What is the current cost of UVC lamps, and how have prices trended in the past? What is the expected cost reduction? 

I am going to assume you mean far-UVC lamps specifically. If you want to get one fast, $2500. If you want to get one that's more reasonably priced, you can't right now, but in the imaginable future you can get them from Acuity or Beacon. Good luck actually buying the Acuity one, though--I think they're basically only B2B, and so is the source supplier Ushio who actually makes the lamp that all these fixture manufacturers are selling.

They cost only a couple hundred bucks or so to produce, so that's probably what the cost floor is in the near to medium term future. Solid-state sources will have different scaling economics, but they don't exist yet. 

What light bulbs currently emit UVC light? How much energy do these lightbulbs require?

Basically just those Ushio bulbs. All the alternatives are worse or don't exist yet. They consume 12 watts. 

Could pathogens mutate and evolve under UVC, creating resistant bacteria?

Probably not, nobody in the UV world is really worried about this. GUV is not new. This is unlikely because the mechanism of inactivation is pretty fundamental to life (for both conventional GUV and far-UV), which is not how most antibiotics work. It is imaginable to me that constant exposure to far-UV specifically might promote biofilm-forming bacteria to form biofilms more, but I believe the Esvelt lab is currently looking at this.

What are the projected timelines for this technology? What is the projected timeline for setting up UVC lights in offices?

I don't know what it means to have a projected timeline for a technology; that's too general a question. If you want far-UV, you can contact FarUV Technologies. It will not be cheap but it will be faster than alternatives. If you want upper-room, there are plenty of suppliers you can ask. Here's one I found on google. I know Kaleem Ahmid has done office installations in the past.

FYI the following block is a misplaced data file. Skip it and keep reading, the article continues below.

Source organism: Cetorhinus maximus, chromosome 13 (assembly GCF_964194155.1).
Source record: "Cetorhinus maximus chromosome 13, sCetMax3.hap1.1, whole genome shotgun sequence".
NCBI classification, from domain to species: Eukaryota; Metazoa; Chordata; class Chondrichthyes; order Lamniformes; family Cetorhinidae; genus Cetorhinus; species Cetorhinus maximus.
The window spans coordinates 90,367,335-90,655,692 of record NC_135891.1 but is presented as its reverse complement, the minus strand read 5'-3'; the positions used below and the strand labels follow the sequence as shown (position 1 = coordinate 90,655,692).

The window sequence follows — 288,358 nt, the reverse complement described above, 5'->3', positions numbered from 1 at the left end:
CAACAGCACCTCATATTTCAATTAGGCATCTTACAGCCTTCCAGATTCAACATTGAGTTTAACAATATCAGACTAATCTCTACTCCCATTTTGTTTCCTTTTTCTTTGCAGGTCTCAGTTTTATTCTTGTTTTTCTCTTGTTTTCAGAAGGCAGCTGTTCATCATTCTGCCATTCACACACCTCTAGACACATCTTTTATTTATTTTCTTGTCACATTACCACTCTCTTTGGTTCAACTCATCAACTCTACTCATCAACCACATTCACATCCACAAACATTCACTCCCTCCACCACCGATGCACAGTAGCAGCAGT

Could you elaborate on what you consider to be the specific marginal improvements of newer UV-C technologies?

We (the biosecurity team at Convergent Research) also have curated a number of specific, tarmac-ready far-UVC projects with teams and timelines attached, that range from a few 100k to a few million and address various bottlenecks in far-UVC adoption. We've got a whole catalogue of 1-pagers if any funders reading this are interested :P 

I think I have a slightly different read on USGOV's interest in far-UVC than Gavriel does. ~Every agency we've spoken to so far has gone "cool, but not our problem," which I understand to mean that  far-UVC is not being prioritized even within the already-deprioritized category of pandemic funding. Hell, even NIAID isn't interested. This might change, of course...but no real idea of what might be a turning point. That being said, the CDC doesn't seem actively unfriendly to the tech, so there is hope?

I think karma is awarded more by generality of subject matter than writing style per se? This post I spent a few hours on (including the hour I spent rereading the book) has x3 the karma of another post I put up around the same time that represents the outcome of about a year of part-time research.